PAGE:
ALEXANDRU CUJBA (Republic of Moldova) opened by saying the general debate was being held on the eve of the sixty-fifth anniversary of the entry into force of the United Nations Charter, which had laid the foundations of the Organization. During the past six decades, the world body had been tested by numerous challenges, and today it continued to prove its relevance, importance and vision. Continuing, he said the Republic of Moldova was committed to the accomplishment of the Millennium Development Goals by 2015, and noted that the United Nations agenda reflected modern realities, such as human rights and democracy, welfare and sustainable development, climate change, peace and security, and United Nations reform.
Development of legal and institutional frameworks in the area of human rights was amongst his Government’s main activities. Membership in the Human Rights Council, attained for the first time in May 2010, was in line with the irreversible course of the Republic of Moldova towards fundamental freedoms. In addition, Moldova was a State party to nearly all the multilateral treaties in the field of human rights within the United Nations system. He expressed solidarity with appeals articulated to invest more in advancement of women, and was confident the newly established UN Women would contribute to the consolidation of international efforts in achieving the goals of equality and advancement for all women.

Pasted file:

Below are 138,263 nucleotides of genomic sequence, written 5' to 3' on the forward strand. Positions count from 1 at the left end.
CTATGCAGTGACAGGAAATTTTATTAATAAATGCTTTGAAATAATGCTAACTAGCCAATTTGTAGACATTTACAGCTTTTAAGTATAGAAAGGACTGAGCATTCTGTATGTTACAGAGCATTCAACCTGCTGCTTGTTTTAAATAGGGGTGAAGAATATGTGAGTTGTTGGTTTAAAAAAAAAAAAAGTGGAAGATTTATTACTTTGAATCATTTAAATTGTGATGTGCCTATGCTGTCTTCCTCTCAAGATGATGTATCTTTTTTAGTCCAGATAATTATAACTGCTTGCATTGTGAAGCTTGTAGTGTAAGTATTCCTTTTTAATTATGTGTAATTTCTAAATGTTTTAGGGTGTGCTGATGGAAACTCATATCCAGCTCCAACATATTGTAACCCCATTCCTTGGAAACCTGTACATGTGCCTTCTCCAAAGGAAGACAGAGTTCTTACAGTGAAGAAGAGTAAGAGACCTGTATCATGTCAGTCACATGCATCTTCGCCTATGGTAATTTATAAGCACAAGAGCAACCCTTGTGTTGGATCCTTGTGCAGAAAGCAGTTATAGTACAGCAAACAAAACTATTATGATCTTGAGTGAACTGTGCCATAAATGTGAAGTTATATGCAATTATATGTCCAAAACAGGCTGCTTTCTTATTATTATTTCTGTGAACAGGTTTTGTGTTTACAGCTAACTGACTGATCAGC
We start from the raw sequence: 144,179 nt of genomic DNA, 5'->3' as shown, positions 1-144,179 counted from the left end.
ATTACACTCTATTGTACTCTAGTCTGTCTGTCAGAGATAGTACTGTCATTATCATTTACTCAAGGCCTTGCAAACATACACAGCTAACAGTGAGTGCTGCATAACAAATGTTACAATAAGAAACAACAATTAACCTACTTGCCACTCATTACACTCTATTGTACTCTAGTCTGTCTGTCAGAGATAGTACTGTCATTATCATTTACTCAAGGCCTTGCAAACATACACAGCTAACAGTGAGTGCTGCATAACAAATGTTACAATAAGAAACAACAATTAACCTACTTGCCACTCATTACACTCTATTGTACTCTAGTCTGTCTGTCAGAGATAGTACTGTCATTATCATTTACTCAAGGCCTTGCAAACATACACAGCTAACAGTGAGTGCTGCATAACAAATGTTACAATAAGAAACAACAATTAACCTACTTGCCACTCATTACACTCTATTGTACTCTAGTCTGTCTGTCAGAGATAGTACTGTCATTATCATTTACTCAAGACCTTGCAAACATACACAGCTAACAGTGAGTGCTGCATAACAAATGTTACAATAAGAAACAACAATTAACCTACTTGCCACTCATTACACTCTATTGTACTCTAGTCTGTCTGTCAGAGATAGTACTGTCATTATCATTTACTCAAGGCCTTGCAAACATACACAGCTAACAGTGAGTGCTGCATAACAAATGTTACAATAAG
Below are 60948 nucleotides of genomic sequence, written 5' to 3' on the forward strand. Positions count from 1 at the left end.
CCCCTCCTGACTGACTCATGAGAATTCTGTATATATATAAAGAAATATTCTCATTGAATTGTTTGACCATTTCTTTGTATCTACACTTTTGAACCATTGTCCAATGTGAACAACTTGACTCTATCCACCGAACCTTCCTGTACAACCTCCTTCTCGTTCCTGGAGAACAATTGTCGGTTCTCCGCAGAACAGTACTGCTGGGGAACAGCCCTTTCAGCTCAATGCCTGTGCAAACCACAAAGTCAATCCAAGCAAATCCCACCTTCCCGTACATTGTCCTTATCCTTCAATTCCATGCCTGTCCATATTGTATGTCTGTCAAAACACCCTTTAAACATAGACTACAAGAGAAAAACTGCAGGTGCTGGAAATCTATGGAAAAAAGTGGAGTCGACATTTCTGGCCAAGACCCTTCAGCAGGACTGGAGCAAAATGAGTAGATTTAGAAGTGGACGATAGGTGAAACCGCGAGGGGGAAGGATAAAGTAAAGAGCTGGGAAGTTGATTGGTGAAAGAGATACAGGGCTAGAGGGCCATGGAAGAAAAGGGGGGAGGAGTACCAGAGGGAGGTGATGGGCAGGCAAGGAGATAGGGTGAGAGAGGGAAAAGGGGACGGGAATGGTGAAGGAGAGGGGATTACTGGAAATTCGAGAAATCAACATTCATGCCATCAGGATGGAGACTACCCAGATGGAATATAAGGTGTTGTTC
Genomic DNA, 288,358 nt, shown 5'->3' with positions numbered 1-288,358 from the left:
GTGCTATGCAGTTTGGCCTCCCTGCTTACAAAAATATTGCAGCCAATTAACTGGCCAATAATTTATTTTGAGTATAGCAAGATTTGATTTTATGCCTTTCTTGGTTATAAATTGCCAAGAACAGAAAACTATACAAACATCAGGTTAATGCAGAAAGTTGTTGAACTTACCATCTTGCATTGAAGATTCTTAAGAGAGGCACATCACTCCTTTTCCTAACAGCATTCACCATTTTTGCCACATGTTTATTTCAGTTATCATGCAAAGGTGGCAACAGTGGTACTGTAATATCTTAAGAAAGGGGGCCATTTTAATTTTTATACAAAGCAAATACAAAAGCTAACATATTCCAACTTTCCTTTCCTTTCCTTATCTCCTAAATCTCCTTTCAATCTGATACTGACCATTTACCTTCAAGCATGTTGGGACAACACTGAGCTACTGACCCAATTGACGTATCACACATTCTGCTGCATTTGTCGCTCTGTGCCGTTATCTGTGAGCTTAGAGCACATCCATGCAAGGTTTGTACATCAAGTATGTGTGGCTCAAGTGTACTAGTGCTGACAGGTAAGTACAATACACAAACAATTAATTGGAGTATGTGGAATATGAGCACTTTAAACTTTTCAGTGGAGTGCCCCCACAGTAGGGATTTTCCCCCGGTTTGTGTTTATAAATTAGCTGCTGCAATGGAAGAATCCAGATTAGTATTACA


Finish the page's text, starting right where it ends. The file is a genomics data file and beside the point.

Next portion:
He stressed the importance of cooperation in enhancing international security, disarmament and non-proliferation, and counteracting international terrorism. He noted significant progress in disarmament and non-proliferation, evidenced by the Nuclear Summit and Treaty on the Non-Proliferation of Nuclear Weapons Review Conference. Of primary importance was the enhancement of international cooperation in the field of conflict settlement, with a view to exclude future occurrences or escalation of crisis situations, which jeopardized the sovereignty of States. At the same time, the Republic of Moldova faced security challenges generated by separatism in the Transnistrian region. Some 18 years since the ceasefire agreement had been signed, the country remained artificially divided. As a result, democratic governance and human rights were not being implemented in that territory and the population “lived in a legal vacuum with no clear future”. At the same time, it was obvious that there were objective premises to resolve the problem. He advocated for dialogue, openness and trust. “Our main goal is to provide the much needed support to the population and businesses in the region, including by the means of international projects and programs,” he said.